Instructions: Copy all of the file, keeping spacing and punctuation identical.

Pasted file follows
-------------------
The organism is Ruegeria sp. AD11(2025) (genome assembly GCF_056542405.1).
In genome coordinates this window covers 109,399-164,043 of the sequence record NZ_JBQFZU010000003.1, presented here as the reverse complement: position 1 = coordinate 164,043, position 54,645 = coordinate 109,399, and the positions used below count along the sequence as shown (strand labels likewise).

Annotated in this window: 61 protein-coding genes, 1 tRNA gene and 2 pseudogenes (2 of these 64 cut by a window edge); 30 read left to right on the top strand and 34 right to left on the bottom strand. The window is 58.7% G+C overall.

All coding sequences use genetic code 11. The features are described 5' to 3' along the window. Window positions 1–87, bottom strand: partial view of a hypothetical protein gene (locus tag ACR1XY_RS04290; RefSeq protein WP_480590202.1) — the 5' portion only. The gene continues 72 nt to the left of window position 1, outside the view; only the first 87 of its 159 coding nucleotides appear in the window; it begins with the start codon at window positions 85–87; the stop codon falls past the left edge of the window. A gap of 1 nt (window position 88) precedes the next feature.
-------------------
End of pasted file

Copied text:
The organism is Ruegeria sp. AD11(2025) (genome assembly GCF_056542405.1).
In genome coordinates this window covers 109,399-164,043 of the sequence record NZ_JBQFZU010000003.1, presented here as the reverse complement: position 1 = coordinate 164,043, position 54,645 = coordinate 109,399, and the positions used below count along the sequence as shown (strand labels likewise).

Annotated in this window: 61 protein-coding genes, 1 tRNA gene and 2 pseudogenes (2 of these 64 cut by a window edge); 30 read left to right on the top strand and 34 right to left on the bottom strand. The window is 58.7% G+C overall.

All coding sequences use genetic code 11. The features are described 5' to 3' along the window. Window positions 1–87, bottom strand: partial view of a hypothetical protein gene (locus tag ACR1XY_RS04290; RefSeq protein WP_480590202.1) — the 5' portion only. The gene continues 72 nt to the left of window position 1, outside the view; only the first 87 of its 159 coding nucleotides appear in the window; it begins with the start codon at window positions 85–87; the stop codon falls past the left edge of the window. A gap of 1 nt (window position 88) precedes the next feature.